Already upset by the popularity of fast fashion in the 21st Century, this certainly gave me something to think about. If women from cultures around the world could aspire to this level of value and respect for cloth and quality made garments again (I'm thinking of 1500s here), imagine the impact around the world.

The African Lookbook by Catherine E. McKinley isn't what I expected. Yes, it's a Visual History of 100 Years of African Women, but I was disappointed not to see any of the photography of African women I observed as a child growing up in Australia in the 1970s-1980s. Stunning photographs of African women featured in National Geographic magazine, adorned in body paint, or wearing lip discs or gold neck rings and arm bands. An exotic beauty unmatched anywhere in the world gave rise to the fear of colonisation and a sorrow for the ruination of small tribes and villages still practising their way of life largely oblivious to the Western world.

I understand this book to be based on the author's painstaking collection of rare and precious photographs that otherwise might have been lost to time, but surely this era of colour photography shaped the worldwide view of African women and deserved to be included or commented on here. Looking at the blurb while writing this review, I note that the 100 year arc spans from 1870-1970 but I dearly wish it had been expanded to incorporate 150 years. It'd be hard to do so if the author's expertise and interest doesn't extend to the last 50 years, but the average reader has likely been exposed to this photography and it has influenced our views, rightly or wrongly.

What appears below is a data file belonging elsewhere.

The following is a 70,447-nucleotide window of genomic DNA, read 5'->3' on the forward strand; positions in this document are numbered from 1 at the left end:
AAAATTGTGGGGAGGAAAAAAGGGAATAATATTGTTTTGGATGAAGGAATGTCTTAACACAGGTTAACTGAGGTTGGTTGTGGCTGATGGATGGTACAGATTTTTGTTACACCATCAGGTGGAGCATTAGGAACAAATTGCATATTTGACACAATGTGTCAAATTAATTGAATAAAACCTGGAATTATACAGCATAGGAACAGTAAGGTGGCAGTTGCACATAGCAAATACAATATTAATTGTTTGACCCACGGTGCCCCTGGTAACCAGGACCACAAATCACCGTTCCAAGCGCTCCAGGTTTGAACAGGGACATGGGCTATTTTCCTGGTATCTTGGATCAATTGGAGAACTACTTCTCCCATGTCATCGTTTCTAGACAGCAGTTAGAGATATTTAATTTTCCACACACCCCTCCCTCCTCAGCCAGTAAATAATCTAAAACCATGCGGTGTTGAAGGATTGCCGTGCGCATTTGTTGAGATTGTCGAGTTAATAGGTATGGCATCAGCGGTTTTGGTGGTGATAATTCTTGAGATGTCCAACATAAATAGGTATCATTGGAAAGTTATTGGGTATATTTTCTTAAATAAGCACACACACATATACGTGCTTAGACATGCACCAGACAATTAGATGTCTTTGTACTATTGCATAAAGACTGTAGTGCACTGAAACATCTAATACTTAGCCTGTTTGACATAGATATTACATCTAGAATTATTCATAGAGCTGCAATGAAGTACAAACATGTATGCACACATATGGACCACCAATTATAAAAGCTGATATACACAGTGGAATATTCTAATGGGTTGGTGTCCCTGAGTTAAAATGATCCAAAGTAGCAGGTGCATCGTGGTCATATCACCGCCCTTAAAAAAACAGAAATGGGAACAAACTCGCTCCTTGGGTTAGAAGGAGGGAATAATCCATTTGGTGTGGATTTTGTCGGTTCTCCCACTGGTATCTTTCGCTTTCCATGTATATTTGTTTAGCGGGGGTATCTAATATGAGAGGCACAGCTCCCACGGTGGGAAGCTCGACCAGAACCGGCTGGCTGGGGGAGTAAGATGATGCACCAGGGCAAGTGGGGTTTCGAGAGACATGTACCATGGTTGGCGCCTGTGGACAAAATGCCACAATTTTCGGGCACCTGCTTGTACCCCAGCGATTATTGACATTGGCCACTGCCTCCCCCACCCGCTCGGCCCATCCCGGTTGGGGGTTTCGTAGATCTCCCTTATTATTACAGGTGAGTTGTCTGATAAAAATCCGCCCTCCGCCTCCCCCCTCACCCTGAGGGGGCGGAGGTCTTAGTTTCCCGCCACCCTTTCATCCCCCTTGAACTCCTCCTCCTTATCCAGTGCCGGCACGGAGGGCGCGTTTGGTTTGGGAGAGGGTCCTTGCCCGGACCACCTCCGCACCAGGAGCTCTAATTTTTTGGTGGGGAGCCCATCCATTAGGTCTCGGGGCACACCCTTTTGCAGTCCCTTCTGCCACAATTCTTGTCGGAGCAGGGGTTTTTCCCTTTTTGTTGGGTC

While I didn't get what I was expecting, I certainly walked away with more than I bargained for. An introduction to the trade and importance of indigo - one of the most financially and culturally valuable commodities, used in makeup, hair dye, body paint, tattooing and more - for one.

The African Lookbook by Catherine E. McKinley is an informative read, and I longed to speak to the women featured in each of the photographs as I looked into their eyes and wondered about their lives; just as I imagine the author does.

You can seize this book at Booktopia.

My Rating: